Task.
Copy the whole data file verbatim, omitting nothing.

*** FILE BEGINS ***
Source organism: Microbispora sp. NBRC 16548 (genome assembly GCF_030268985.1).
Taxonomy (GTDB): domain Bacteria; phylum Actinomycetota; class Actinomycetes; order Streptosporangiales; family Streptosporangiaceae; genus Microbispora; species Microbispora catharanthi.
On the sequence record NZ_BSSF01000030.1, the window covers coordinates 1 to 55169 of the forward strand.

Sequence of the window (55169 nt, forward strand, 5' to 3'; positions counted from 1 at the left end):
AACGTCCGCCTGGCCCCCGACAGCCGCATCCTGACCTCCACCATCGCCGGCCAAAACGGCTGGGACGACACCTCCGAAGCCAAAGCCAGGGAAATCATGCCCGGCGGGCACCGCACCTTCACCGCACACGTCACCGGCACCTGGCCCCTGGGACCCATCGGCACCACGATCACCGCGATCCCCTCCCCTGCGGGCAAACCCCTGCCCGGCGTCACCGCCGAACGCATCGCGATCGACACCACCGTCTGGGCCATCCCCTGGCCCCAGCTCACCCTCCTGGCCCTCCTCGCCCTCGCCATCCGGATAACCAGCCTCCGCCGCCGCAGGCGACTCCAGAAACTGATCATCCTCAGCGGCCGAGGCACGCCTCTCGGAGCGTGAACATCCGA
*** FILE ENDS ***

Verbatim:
Source organism: Microbispora sp. NBRC 16548 (genome assembly GCF_030268985.1).
Taxonomy (GTDB): domain Bacteria; phylum Actinomycetota; class Actinomycetes; order Streptosporangiales; family Streptosporangiaceae; genus Microbispora; species Microbispora catharanthi.
On the sequence record NZ_BSSF01000030.1, the window covers coordinates 1 to 55169 of the forward strand.

Sequence of the window (55169 nt, forward strand, 5' to 3'; positions counted from 1 at the left end):
AACGTCCGCCTGGCCCCCGACAGCCGCATCCTGACCTCCACCATCGCCGGCCAAAACGGCTGGGACGACACCTCCGAAGCCAAAGCCAGGGAAATCATGCCCGGCGGGCACCGCACCTTCACCGCACACGTCACCGGCACCTGGCCCCTGGGACCCATCGGCACCACGATCACCGCGATCCCCTCCCCTGCGGGCAAACCCCTGCCCGGCGTCACCGCCGAACGCATCGCGATCGACACCACCGTCTGGGCCATCCCCTGGCCCCAGCTCACCCTCCTGGCCCTCCTCGCCCTCGCCATCCGGATAACCAGCCTCCGCCGCCGCAGGCGACTCCAGAAACTGATCATCCTCAGCGGCCGAGGCACGCCTCTCGGAGCGTGAACATCCGA